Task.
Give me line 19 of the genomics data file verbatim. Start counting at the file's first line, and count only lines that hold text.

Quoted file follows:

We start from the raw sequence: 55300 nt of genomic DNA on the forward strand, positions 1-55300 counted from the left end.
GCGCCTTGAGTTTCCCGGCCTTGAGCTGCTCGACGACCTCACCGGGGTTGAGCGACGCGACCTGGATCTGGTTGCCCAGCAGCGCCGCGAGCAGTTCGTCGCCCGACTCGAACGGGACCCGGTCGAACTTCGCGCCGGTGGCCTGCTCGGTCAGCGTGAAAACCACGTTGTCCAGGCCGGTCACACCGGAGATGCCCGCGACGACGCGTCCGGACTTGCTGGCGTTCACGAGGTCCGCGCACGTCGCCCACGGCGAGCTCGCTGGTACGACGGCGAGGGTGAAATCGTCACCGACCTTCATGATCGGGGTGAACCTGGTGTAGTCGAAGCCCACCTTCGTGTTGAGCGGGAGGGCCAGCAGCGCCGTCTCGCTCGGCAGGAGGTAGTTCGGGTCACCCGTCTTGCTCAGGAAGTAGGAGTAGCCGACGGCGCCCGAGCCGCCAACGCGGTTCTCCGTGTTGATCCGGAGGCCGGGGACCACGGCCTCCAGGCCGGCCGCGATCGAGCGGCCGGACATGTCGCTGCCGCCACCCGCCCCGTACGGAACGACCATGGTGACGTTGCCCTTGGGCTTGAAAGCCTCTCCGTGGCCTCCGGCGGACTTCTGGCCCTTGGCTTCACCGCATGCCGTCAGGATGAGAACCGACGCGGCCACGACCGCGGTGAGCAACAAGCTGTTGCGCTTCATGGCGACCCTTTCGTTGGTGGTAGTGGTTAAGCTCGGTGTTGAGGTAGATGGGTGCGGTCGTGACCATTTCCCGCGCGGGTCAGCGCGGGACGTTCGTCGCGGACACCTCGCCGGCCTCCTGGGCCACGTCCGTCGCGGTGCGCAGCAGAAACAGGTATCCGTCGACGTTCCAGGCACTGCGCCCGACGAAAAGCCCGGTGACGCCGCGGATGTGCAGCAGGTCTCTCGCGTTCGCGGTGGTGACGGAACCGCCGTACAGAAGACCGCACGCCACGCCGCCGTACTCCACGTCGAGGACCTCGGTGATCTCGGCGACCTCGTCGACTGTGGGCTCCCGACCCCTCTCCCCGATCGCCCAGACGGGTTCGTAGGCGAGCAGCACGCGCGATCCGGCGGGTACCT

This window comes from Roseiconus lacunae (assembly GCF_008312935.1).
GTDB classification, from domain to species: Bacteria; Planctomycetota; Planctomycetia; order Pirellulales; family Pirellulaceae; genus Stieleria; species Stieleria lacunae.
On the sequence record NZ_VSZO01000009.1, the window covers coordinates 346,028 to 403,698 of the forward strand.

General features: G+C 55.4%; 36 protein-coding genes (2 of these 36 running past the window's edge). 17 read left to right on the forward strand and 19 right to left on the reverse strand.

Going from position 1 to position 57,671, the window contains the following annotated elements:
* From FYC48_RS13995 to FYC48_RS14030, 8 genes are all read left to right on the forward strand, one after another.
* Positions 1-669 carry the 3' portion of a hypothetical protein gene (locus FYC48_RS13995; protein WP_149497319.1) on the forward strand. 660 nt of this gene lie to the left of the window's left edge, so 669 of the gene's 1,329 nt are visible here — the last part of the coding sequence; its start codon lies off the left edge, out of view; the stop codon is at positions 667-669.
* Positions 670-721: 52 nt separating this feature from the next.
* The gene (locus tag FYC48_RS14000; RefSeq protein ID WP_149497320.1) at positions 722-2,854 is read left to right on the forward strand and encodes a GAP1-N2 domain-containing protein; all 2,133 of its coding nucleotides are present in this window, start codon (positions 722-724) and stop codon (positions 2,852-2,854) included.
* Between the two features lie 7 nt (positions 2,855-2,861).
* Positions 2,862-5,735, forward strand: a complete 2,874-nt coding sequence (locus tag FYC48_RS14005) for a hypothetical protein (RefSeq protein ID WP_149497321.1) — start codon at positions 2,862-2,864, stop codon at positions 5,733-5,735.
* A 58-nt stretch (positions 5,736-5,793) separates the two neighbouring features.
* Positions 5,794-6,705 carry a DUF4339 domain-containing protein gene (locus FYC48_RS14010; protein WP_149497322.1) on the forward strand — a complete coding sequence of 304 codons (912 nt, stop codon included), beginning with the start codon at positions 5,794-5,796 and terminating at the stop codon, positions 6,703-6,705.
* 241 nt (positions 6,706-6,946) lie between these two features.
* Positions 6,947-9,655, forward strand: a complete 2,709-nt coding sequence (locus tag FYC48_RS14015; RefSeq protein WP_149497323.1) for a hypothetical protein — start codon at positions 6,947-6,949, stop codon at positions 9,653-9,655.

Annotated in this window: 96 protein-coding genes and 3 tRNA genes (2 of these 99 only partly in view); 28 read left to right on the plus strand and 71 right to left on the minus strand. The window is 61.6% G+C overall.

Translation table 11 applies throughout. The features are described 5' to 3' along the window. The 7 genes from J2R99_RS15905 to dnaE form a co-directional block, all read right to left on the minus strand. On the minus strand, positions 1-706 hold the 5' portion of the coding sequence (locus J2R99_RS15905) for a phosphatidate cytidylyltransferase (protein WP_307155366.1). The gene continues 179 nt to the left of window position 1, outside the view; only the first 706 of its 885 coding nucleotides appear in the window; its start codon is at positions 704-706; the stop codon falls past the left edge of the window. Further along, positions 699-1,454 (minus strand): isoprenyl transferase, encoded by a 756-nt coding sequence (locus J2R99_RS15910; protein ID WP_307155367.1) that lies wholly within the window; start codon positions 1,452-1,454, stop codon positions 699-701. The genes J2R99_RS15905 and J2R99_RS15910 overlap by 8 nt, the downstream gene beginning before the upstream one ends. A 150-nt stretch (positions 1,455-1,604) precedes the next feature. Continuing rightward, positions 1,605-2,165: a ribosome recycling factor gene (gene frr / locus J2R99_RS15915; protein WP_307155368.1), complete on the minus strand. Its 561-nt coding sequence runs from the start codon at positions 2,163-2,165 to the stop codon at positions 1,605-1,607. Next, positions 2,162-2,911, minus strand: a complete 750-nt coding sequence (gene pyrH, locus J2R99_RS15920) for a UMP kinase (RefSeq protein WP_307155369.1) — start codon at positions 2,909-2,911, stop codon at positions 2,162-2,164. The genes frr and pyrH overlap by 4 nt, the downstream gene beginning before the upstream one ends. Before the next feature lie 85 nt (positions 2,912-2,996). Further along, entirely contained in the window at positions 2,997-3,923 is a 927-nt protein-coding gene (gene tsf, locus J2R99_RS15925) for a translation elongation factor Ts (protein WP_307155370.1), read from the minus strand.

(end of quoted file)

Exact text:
Translation table 11 applies throughout. The features are described 5' to 3' along the window. The 7 genes from J2R99_RS15905 to dnaE form a co-directional block, all read right to left on the minus strand. On the minus strand, positions 1-706 hold the 5' portion of the coding sequence (locus J2R99_RS15905) for a phosphatidate cytidylyltransferase (protein WP_307155366.1). The gene continues 179 nt to the left of window position 1, outside the view; only the first 706 of its 885 coding nucleotides appear in the window; its start codon is at positions 704-706; the stop codon falls past the left edge of the window. Further along, positions 699-1,454 (minus strand): isoprenyl transferase, encoded by a 756-nt coding sequence (locus J2R99_RS15910; protein ID WP_307155367.1) that lies wholly within the window; start codon positions 1,452-1,454, stop codon positions 699-701. The genes J2R99_RS15905 and J2R99_RS15910 overlap by 8 nt, the downstream gene beginning before the upstream one ends. A 150-nt stretch (positions 1,455-1,604) precedes the next feature. Continuing rightward, positions 1,605-2,165: a ribosome recycling factor gene (gene frr / locus J2R99_RS15915; protein WP_307155368.1), complete on the minus strand. Its 561-nt coding sequence runs from the start codon at positions 2,163-2,165 to the stop codon at positions 1,605-1,607. Next, positions 2,162-2,911, minus strand: a complete 750-nt coding sequence (gene pyrH, locus J2R99_RS15920) for a UMP kinase (RefSeq protein WP_307155369.1) — start codon at positions 2,909-2,911, stop codon at positions 2,162-2,164. The genes frr and pyrH overlap by 4 nt, the downstream gene beginning before the upstream one ends. Before the next feature lie 85 nt (positions 2,912-2,996). Further along, entirely contained in the window at positions 2,997-3,923 is a 927-nt protein-coding gene (gene tsf, locus J2R99_RS15925) for a translation elongation factor Ts (protein WP_307155370.1), read from the minus strand.